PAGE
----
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Service Groups’ Structure To Change

By Ebonie D. Hazle and Sara E. Polsky, Crimson Staff Writerss

Dean of the College Benedict H. Gross ’71 approved changes last week which will effectively transfer power from a single Phillips Brooks House (PBH) administrator to the non-student directors of the two public service groups which constitute it.

According to the recommendations of the PBH restructuring committee, the positions of PBH director and associate dean of public service—currently held by Associate Dean of the College Judith H. Kidd—will be eliminated. Phillips Brooks House Association (PBHA) Executive Director Gene A. Corbin and Public Service Network (PSN) director Meg B. Swift will assume all of Kidd’s responsibilities, but will still report to Kidd regarding departmental decisions.

According to some members of the committee, the changes aim to usher in a more congenial atmosphere between the two groups, while allowing the groups to function independently of one another.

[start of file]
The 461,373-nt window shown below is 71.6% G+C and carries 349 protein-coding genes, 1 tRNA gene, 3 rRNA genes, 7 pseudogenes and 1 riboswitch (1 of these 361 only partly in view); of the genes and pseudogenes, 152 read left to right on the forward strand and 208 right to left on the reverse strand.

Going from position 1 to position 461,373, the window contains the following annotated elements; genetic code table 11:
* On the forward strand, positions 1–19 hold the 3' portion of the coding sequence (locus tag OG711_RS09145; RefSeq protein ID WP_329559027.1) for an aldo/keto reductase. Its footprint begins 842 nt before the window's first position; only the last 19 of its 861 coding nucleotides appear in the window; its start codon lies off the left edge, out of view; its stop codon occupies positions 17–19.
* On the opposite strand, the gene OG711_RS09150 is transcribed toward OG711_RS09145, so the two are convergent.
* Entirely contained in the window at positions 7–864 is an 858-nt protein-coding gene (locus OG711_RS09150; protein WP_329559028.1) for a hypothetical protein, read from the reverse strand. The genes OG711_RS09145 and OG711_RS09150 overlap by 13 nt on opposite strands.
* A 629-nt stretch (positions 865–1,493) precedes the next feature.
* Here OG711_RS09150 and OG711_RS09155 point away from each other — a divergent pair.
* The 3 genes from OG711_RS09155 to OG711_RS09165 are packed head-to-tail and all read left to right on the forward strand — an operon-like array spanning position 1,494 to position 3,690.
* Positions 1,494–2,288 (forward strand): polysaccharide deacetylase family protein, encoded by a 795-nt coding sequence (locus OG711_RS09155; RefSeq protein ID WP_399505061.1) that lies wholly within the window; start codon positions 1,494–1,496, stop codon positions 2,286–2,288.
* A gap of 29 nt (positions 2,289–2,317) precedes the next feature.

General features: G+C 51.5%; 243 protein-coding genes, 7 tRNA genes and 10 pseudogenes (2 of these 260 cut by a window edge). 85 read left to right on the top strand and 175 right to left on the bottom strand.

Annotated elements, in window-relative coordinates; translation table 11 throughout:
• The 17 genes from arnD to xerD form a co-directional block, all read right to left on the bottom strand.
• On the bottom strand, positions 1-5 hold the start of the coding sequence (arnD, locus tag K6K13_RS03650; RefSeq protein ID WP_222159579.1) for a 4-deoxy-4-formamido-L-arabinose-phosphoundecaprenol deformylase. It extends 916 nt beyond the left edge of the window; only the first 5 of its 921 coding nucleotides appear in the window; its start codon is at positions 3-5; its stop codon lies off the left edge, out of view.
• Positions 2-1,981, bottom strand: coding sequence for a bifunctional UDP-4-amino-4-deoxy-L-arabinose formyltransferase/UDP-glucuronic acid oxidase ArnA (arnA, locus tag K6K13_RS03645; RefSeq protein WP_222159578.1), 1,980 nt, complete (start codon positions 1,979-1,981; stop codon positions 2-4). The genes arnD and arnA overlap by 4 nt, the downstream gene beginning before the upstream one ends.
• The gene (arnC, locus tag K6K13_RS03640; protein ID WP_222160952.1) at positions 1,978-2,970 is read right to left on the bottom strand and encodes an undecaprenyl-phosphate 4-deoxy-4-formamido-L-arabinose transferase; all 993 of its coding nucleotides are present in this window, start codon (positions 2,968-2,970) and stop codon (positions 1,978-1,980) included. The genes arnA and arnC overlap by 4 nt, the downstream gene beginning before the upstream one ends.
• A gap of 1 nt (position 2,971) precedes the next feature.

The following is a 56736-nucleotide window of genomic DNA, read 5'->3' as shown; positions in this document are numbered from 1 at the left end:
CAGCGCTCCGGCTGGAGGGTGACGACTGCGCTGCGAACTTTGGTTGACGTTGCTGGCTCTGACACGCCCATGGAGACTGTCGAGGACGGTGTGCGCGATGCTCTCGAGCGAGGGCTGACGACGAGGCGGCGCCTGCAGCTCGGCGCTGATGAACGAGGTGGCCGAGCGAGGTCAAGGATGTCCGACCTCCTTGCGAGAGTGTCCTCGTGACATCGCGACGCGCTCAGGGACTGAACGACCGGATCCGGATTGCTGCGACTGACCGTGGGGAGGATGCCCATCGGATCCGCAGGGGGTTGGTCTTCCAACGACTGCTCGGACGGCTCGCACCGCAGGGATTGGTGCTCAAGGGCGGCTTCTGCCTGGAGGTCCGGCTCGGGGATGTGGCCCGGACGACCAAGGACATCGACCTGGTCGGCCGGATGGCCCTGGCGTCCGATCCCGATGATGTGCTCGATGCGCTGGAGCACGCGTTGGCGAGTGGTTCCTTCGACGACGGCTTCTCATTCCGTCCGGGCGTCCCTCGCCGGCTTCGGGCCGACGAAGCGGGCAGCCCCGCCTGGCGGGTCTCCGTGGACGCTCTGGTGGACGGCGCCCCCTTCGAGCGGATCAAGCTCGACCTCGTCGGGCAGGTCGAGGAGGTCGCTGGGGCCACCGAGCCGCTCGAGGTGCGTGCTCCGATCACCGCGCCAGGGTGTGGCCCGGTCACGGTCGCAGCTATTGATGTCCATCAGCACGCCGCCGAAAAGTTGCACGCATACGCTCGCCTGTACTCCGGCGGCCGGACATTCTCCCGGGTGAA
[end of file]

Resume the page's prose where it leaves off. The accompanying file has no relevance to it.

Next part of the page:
“One of the goals was to make a clearer distinction between PBHA and PSN while fostering a greater sense of collaboration, as opposed to competition, between the two organizations,” Kidd wrote in an e-mail.

The changes will also redistribute power in the College’s public service hierarchy, allotting PBHA a greater say in the general direction of public service on campus, as well as increasing the role of PSN director Swift.

TRANSFERS OF POWER

Before her appointment as acting dean of Harvard College in 2003, Kidd served as assistant dean of public service for seven years. Under the restructuring of PBH, that position no longer exists.

Instead, Corbin and Swift will share her former responsibilities.

Kidd will continue to sit on the PBHA board and its finance committee in accordance with a 1997 agreement made between PBHA and the College.

Corbin, Swift and Kidd will likely meet once a month to discuss the running of PBH, and Kidd will retain veto power over all major decisions. Corbin will report to Kidd regarding fiscal safety and liability for all PBH groups, while Swift will report on general public service issues.